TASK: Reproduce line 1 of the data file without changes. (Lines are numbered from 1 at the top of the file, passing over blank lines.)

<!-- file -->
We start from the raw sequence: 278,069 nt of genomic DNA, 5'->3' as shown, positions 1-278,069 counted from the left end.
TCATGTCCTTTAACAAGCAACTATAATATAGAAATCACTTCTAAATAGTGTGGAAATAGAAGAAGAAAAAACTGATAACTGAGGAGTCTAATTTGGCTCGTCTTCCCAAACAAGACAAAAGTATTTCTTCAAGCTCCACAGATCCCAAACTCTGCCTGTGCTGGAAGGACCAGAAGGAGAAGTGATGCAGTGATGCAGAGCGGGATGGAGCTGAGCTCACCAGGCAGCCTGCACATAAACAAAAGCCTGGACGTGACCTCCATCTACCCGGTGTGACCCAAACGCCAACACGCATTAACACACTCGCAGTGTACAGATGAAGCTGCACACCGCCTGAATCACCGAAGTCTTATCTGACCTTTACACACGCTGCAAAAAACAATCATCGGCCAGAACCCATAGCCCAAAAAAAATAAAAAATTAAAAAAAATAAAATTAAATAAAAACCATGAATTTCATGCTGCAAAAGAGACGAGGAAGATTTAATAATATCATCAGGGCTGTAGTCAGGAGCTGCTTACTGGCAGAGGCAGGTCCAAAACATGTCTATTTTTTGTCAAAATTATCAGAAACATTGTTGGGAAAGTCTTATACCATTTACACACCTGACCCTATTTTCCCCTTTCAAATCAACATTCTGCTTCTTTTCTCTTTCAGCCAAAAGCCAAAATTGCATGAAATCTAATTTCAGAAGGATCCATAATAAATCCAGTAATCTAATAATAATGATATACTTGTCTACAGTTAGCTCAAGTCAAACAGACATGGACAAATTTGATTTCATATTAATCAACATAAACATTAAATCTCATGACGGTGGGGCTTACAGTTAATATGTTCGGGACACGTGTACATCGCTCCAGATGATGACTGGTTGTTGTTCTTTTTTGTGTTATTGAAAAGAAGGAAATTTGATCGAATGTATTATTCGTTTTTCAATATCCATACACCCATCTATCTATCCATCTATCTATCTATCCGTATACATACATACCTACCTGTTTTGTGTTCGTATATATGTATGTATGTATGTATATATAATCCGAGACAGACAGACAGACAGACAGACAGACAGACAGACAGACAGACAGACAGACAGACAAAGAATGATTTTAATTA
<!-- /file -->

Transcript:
We start from the raw sequence: 278,069 nt of genomic DNA, 5'->3' as shown, positions 1-278,069 counted from the left end.